A FIRE brigade worker claims lives are being put at risk following changes made to control room operations after savage budget cuts.
Cleveland Fire Brigade was forced to slash £9m from its £33m budget back in May when Government cuts were announced, meaning 180 frontline jobs were under threat.
While all efforts are being made to reduce the impact of the cuts, the number of staff working in the Brigade’s control room at its Queens Meadow Busines Park headquarters was reduced from 24 to 20.
From October 1, a contract will be run by Redcar and Cleveland Council which will see agency staff initially taking non-emergency calls before being trained to deal with 999 calls.
Fire brigade chiefs insist the changes will not impact on the service provided, but an anonymous letter sent to the Mail claims the reduction in staff will “put lives at risk”.
It was also sent to MPs across the Tees Valley, including Hartlepool’s Iain Wright
The letter reads: “Members of the control room raised their concerns over the lack of supervision for emergency incidents, but management dismissed these concerns and decided this was to be reviewed after six months.
“They stated no members would lose their job but the reduction would be through natural wastage and/or redundancy or early retirement.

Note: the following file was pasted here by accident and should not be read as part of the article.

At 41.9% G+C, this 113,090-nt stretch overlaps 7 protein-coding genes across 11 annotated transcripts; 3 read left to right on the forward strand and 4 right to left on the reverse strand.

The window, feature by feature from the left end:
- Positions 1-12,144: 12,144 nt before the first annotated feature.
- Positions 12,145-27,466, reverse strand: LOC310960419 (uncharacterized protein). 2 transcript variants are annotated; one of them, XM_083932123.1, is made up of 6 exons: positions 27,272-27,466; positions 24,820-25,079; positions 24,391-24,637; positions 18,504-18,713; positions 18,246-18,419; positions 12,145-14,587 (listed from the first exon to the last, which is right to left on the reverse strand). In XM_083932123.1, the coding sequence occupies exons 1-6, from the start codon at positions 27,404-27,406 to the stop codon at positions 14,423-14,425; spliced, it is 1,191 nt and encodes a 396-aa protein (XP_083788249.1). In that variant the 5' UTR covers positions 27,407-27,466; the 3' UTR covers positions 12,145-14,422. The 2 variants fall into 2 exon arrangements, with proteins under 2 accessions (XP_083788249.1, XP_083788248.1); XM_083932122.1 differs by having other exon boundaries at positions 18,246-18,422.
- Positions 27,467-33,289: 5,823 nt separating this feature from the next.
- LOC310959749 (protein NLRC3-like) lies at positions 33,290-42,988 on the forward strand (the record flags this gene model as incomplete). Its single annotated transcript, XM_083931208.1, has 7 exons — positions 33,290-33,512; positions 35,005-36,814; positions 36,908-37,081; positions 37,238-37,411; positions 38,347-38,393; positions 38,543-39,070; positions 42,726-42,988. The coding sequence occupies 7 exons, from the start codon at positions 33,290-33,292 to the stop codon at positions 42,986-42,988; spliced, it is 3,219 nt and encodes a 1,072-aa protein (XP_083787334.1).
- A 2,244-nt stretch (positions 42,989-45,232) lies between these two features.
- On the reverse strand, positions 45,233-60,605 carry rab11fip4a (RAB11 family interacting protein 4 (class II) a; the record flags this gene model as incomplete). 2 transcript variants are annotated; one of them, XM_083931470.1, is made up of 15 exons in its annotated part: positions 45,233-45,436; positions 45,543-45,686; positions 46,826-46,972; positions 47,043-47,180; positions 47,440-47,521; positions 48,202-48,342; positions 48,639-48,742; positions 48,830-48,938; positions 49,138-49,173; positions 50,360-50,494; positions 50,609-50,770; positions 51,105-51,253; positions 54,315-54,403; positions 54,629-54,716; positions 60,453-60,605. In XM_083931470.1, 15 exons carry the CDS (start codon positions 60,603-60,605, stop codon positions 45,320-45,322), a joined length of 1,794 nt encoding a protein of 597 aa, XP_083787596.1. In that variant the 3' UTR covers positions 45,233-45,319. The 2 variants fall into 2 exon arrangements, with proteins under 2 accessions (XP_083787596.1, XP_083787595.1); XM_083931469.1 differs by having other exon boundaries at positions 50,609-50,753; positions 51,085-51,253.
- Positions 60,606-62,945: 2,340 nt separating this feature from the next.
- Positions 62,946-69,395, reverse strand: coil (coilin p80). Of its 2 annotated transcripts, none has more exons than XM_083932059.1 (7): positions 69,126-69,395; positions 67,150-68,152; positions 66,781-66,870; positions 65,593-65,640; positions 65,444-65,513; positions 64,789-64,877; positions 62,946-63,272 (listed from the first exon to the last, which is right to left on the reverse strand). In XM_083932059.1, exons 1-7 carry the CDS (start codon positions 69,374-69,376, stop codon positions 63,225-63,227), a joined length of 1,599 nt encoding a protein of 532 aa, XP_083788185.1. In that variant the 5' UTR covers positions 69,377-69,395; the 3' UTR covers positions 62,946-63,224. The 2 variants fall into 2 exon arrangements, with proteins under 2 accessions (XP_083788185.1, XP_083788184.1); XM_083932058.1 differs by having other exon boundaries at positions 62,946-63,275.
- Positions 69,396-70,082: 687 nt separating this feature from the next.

“There will be a detrimental effect on the current service provided to the public of Cleveland during an emergency.
“Lives will be put at risk and control room staff will be put in situations of prioritising calls, with a lack of supervision.
“The staff of Cleveland Fire Brigade control room pride themselves on the service that they currently provide, which is paid for by the taxpayer, and do not think the same taxpayer should be paying for them to carry out a less efficient emergency service.”
Cleveland Fire Brigade Chief Fire Officer Ian Hayton hit back at the claims in the letter and insisted the service would not be affected by changes.
Mr Hayton said: “There will be no reduction in our emergency response service. We will continue to provide a high-level professional service, ensuring all emergency response calls take priority at all times.
“Our control room staff are well placed to handle Telecare calls as they are highly trained and experienced in dealing with calls of this type. We have fully considered the workloads of staff and consider this work to be easily manageable.
“In the last 12 months the number of emergency calls dealt with is approximately one per hour.
“Dealing with non-fire related calls has been part and parcel of the work undertaken by control room personnel for a number of years and is undertaken by other control rooms across the country.
“The surplus generated by this Telecare work will be invested into protecting our community services and supporting employment in the Brigade in the future.”
He added: “The safety of our communities remains our number one priority and is at the heart of all we do.
“I want to reassure people that we will continue to meet our rigorous emergency response standards to ensure the safety of people across Cleveland.”
No-one from Cleveland Fire Brigade Union was available to comment on the claims.